is made by pouring a quart of boiling
water over a carefully washed handful
of Irish moss. I.et it stand until the
water is cool, then strain through a
muslin bag, add sugar and lemon juice,
with a few thin slices of lemon, until it
is about like lemonade; a little cinna
mon is considered an addition by some
people.
VERY rich fritters are made of one
and one balf pints of flour, the yolks of
four eggs, two small teaspoonfuls of
baking powder, butter the size of a
large hickory nut, salt to taste, with
enough milk to make a thick batter,
fry in lard that 18 heated to the boiling
point. A rule for plainer ones may be
wished for also. Two eggs, one cup of
sweet milk, a little salt, flour enough
to make a stiff batter. These are nice
with maple syrup. t
A GARGLE made of strong black tea
and used coid, night and morning, is
now the fashionable preventative in
London against falling a victim to sore
throat during the cold winds of spring
and similar ‘cold spells’ at other times
of the year.
A LITTLE soda as well as sali is rec
ommended to boil with cabbage, and
affects the flavor agreeably. For one
head of cabbage take a pineh of soda
equal in bulk t 0 & good mzed pea,
MUTTOR oPS. —Trim off ih
perfluous lat 4ld skin, beat each
tat, and lard h with strips o
salt pork, drawJauite through so
proteet both sgfles of the chop. put
a saucepan, spfinkle with minced o.
pepper and raley and barely e
with any weal} broth you may eh'
to bave. Put}on the saucrepan lid,
1t where it wilf not boil under oue how
Then lucreas¢ the heat and simme
balf an hour, or until tender. Take uj
the chops and keep hot. Thicken the
gravy with browned flour, add fuice
of one lemon, one large spoonful mush
room catsup, stir one minute. Put
back the chops and heat 10 a weak boil
Lay the chops on a dish, pour over the
gravy and serve, |
e — e e ‘
BRATSED BEEF.—Put a plece of fillet
without bone, weighing five or six
pounds in a pot, Scatter sliced onibns
over it, salt slightly, and if you have
any good gravy add it to the cup of
boiling water you pour over the meat.
Cover lightly, cook slowly one and one
half bours. Add more boiling water
should the gravy sink too low. When
done dredge with flour and set in a hot
oven. As the flour browns baste with
butter to glaze. It should not remain
longer in the oven than ten minutes.
Strain the gravy. pour on the fat, put:
into a saucepan with a little brown
flour, add a teaspoonful of catsup, Boil
until thieckened, pour a few tablespoon
fuls over the meat and serve the rest 1p
a boat.
—_— e -
BAKED Fisd,—Dip the fish quickly
in boillng water, then wipe the scales
off, rinse in cold water, wipe 1t dry,
sprinkle salt both mmside and out, about
as much as you would for steaks. Then
dip m flour, place the pan that you are
going to bake ¥ in, in the stove
with a plece of butter in ilt the size of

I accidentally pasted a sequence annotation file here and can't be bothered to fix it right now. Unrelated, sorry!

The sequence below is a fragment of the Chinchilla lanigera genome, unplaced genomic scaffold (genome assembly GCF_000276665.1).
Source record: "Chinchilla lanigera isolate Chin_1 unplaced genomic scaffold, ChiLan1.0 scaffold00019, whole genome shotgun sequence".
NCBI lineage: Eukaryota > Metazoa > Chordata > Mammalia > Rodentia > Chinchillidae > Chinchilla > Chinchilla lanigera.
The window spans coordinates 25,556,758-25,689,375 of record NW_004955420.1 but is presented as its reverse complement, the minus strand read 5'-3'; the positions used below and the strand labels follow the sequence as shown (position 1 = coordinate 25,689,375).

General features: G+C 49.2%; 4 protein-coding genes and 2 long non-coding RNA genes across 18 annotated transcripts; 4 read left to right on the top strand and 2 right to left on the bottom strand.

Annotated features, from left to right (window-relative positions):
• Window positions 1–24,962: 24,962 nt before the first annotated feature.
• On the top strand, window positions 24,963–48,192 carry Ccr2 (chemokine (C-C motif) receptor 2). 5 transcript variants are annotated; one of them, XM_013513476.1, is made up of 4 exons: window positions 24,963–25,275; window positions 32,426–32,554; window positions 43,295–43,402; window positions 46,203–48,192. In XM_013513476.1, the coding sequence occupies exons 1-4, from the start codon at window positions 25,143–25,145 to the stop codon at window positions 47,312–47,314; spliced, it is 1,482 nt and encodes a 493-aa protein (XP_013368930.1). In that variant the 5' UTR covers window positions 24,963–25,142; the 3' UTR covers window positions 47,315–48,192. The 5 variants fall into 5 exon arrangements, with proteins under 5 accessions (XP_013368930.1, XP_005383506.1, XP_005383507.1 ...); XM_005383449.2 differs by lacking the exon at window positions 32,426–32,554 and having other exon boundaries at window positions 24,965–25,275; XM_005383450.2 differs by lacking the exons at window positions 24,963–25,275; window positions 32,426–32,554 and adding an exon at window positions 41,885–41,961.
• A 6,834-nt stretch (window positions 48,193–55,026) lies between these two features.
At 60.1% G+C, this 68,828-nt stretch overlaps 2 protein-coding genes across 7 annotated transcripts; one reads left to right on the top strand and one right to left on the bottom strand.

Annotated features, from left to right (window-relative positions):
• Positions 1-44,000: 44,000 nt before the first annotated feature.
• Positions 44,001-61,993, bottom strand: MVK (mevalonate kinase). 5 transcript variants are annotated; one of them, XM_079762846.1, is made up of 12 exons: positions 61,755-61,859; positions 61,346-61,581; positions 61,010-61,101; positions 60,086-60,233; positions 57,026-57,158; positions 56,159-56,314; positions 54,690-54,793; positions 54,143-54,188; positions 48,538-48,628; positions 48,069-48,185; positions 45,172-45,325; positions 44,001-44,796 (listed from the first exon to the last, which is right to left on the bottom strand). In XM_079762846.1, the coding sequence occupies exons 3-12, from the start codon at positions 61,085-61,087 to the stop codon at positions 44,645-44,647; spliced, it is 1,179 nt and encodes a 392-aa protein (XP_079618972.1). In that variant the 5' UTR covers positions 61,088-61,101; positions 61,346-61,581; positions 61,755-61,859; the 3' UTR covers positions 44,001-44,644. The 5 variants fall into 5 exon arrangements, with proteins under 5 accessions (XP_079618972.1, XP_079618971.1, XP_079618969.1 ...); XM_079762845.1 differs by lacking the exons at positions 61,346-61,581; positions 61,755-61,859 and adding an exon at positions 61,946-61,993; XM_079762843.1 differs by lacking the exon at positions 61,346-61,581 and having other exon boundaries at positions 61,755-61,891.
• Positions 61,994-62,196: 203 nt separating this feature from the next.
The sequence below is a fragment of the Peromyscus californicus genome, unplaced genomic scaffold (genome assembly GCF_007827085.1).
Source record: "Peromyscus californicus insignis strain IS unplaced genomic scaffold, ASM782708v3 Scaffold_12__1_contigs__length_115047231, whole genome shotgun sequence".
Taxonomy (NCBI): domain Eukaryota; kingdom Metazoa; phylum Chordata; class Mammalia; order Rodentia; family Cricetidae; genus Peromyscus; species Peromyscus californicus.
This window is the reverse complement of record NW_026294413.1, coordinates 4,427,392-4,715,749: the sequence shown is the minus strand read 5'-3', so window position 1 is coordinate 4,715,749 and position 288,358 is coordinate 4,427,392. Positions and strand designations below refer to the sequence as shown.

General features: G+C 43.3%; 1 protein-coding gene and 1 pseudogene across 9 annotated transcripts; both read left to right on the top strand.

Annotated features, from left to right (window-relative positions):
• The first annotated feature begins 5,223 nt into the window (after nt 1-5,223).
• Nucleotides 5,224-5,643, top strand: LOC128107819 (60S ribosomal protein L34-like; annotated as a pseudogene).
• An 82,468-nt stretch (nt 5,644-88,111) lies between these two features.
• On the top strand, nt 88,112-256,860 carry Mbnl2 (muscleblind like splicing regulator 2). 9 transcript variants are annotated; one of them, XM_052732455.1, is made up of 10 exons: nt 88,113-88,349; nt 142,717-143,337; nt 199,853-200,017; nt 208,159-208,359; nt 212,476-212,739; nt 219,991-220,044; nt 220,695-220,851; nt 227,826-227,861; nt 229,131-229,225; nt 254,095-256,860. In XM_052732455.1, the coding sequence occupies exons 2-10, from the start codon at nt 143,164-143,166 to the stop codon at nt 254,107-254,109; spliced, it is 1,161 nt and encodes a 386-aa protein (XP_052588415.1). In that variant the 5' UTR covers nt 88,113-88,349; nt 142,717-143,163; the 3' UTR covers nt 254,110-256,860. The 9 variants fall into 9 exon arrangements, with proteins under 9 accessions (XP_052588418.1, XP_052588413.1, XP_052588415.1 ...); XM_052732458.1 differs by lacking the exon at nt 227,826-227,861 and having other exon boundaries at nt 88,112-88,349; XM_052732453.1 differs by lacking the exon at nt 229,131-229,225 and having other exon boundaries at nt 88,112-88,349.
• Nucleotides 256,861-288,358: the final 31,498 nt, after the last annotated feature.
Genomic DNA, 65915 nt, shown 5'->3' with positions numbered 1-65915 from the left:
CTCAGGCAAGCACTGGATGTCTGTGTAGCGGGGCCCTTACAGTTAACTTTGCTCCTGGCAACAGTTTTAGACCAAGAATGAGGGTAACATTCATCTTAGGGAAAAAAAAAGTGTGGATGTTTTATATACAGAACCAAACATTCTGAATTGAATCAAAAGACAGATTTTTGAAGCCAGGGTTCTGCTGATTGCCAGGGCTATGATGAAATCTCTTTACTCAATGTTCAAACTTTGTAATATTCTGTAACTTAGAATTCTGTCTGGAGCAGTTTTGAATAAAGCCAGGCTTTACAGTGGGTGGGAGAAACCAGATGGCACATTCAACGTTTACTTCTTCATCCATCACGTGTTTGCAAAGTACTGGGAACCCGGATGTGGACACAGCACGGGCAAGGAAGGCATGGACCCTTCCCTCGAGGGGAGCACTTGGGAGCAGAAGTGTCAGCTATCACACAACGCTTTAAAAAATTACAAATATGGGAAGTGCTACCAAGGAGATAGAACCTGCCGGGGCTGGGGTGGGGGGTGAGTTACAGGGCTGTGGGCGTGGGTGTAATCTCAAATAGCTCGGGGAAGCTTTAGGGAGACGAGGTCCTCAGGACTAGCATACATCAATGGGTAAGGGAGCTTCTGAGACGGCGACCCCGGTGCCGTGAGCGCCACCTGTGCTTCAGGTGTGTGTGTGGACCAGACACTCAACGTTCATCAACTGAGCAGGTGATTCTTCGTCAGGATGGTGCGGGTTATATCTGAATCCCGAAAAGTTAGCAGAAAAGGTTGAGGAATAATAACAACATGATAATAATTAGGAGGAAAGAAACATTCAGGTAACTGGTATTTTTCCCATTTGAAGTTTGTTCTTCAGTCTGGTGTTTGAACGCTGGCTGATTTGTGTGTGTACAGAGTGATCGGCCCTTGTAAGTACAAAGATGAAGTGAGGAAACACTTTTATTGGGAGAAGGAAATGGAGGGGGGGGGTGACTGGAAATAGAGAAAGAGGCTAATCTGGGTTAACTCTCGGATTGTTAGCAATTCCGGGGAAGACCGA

an egg. Let it melt so that it covers
the pan. Your pan should be abowt
the length of your fish, 1t larger, the
butter will be apt to burn. Place your
fish in it, the inside of it next to the
pan, Putitin a hot oven and bake
one hour, if it is a large fish, less time
if smaller, It should be well done and
of a nice brown color.
ESCOLLOPED OYSTERS,—Crush the
desired quantity of erackers,put a layer
in the bottom of a buttered dish, wet
this with a mixture of the oyster liquor
and milk slightly warm, next a layer of
cysters, sprinkle them with salt and
pepper and lay bits of butter upon.
them, then another layer of moistened
crumbs, and s 0 on. Let the top layer
be of cruambs thicker than the rest, and
beat an egg in the milk poured over
them. Stiek bits of butter thickly over
it, cover the dish and bake forty min
utes, remove the cover and brown by
setting it on the upper grate of the over
for a few minutes.
HOMINY FRITTERS.—Two teacup
fuls of cold boiled horainy, stir in one
teacupful of sweet milk and a little
salt, four tablespoonfuls of sifted flour
and one egg. Beat the white separate
ly and add last. Have over the fire a
pan of hot lard, drop the batterim by
spoenfuls, and fry a nice brown. This
is especially designed for a breakfast
side dish, and rioce is good used In place
of the hominy.
RYE BREAD,—ScaId two coffeecups
of corn meal with boiling water fo a
thick batter, When this is cool, add
one fourth of a bowl of light sponge—
taken from the bread sponge prepared
with potatoesthat has raised over night
—one half teacup of sugar, three tea
spoons of soda and salt, This stir a 8
stif with rye flour as can be stirred
with a spoon. Let this raise very light
and then add as much rye again as ean
be worked In with the hands without
kneading. Drop in a buttered pan and
bake slowly for one and one half heurs.
BROILED OYSTERS.—Drain, then
dry in a cloth; salt them and place in &
broiler. Use care that they cook quick
ly but do not burn. When done dish
up and add a little butter at once, and
serve without delay.
FRIED POTATOES.—BoII potatoes in
skins; when cold, peel and cut in slices
one fourth inch thick, fry in butter or
beef dripping a nice delicate brown.
When done, take outdrain grease from
them and serve; or they may be chopped
up small, seasoped with pepper and
salt, and fried lightly in butter, turo
‘ng them several times, that they may
be nicely brewned.
—e el
roacuep Eaas,—Nearly £l afry
ing pan with boiling water. Add &
little salt and vinegar. Breek your
eggs one ata time inio a wel saucer
and slip from this upon the surface of
the water. Cook slowly three minutes,
take up with a perforated skimmer,and
lay carefully upon rounds of buttered
toast,
STEWED HARE,— o two hares take
a half pound of fat salt pork, one large
onion, one tablespoonful of butter, one
tablespoonful of browned flour, pepper
and salt, half a lemon peeled and sliced
thin, a half eup of gravy. Slice the
onion, dredge with flour and fry brown
in the butter. Add a balf cupful of
gravy, and well mixea tuin all into a
saucepan, Put In the rabbits, jointed
as for fricassee, the slhiced bacon and
lemon. Season, cover close and stew
one hour, or until the meal i 8 tender.
Thicken with browned flour, boil once
and serve.
A HANDSOME low screen is made by
painting a large cardboard 8 sky-blue,
then painting s spray of da}fcl =
clover blossoms on it. Then —
aframe of plush about 81 och
balf wide, and this is 10 be placed In